“Julie, wake up! It’s time for scriptures and morning prayers!”
Julie stared blearily at the clock and sighed. Already 6 a.m.? Her mom’s voice came again from downstairs, “Now!”
Julie shrugged out of her blankets, salvaging one to wrap around her and made her way downstairs. Her siblings sat sloppily eating their cereal and her dad rushed in to grab some toast.
“Honey?” Her mother said to her dad as he slathered the homemade jam across the top.
“Oh yes, sorry.” He grabbed the scriptures, “Now where were we?” Her mother came over, pointed to the verse, “Right here.”
“Oh right. ‘And if came to pass that they did call on the name of the Lord, in their might, even until they had all fallen to the earth, save it were one of the Lamanitish…’”
Julie tried listening attentively, her head in her hands, but sleep lured her quietly that it wasn’t until she heard her mother’s voice again that she snapped back to attention. “Ok, dear, ask the children what they learned.”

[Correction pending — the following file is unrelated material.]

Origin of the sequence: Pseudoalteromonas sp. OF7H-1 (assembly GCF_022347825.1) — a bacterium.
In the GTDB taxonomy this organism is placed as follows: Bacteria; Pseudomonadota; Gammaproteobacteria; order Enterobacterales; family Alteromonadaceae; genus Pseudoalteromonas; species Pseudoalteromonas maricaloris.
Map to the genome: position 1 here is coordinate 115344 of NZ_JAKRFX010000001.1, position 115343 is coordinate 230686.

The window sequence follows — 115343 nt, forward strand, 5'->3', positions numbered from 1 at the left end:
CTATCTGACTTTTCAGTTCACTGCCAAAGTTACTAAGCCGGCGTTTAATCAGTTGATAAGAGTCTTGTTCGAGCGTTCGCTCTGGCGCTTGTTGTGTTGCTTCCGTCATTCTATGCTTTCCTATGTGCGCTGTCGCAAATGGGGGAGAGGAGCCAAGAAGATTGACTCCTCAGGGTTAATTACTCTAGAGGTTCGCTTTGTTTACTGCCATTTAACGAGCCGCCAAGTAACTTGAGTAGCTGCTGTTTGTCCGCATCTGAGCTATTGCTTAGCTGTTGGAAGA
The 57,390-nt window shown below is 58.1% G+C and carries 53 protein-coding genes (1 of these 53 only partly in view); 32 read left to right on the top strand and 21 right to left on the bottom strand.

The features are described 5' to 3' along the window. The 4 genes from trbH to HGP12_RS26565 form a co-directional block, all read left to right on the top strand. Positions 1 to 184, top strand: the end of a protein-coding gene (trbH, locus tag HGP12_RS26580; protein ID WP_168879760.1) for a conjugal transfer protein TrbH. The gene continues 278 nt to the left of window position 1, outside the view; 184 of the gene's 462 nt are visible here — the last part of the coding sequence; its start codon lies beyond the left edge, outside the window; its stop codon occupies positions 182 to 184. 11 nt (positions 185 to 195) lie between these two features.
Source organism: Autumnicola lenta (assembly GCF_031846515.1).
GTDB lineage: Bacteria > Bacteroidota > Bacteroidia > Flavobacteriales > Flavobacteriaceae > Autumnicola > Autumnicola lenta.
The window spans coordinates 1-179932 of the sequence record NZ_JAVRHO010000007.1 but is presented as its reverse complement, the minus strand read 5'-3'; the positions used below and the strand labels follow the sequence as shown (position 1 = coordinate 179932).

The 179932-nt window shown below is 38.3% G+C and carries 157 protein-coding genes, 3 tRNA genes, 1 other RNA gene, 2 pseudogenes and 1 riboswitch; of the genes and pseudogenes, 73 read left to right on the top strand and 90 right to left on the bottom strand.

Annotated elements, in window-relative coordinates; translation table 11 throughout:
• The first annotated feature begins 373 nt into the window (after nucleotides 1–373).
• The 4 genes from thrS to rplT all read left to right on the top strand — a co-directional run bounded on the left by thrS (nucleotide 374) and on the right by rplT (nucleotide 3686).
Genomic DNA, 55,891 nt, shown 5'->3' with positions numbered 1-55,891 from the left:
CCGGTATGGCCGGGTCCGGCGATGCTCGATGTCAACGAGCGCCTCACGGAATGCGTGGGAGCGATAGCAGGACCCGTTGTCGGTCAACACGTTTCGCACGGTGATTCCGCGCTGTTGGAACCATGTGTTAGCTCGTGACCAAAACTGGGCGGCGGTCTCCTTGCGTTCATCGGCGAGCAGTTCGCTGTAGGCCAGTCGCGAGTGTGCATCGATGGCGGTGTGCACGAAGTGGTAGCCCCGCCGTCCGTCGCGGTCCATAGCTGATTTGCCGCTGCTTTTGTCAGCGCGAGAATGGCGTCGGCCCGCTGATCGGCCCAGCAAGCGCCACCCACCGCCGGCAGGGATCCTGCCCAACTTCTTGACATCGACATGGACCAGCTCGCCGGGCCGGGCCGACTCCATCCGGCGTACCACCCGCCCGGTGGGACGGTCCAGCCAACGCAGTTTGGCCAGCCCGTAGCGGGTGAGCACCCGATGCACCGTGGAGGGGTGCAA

“Something about people falling?”
“More like falling asleep.” Her brother giggled.
Her mother smiled and turned back to her father. “Dear, why don’t you call on someone for morning prayers?”
“Alright, why don’t you do it.” Julie watched as her mother serenely closed eyes and began praying for their family’s safety for the day. With the “amen” the rush of her dad heading out to work and the kids readying for school began.
Later that night, at a party, Julie watched as her friends opened the pizza boxes. Suddenly, she felt a nagging. They should pray over this food, they were all LDS. She looked around, there was John, the newly-minted priest and oldest of her friends. “John? Should you call on someone to pray?”
“Oh, sure. Um, Camille, you want to bless the pizza?”
Julie smiled as she bowed her head and a warmth spread through her. She finally understood the influence of a righteous woman. Focusing her friends on the spiritual was wonderful practice for when she would become a mother. A mother who knew exactly how to speak up and then step back to allow those with the priesthood to preside.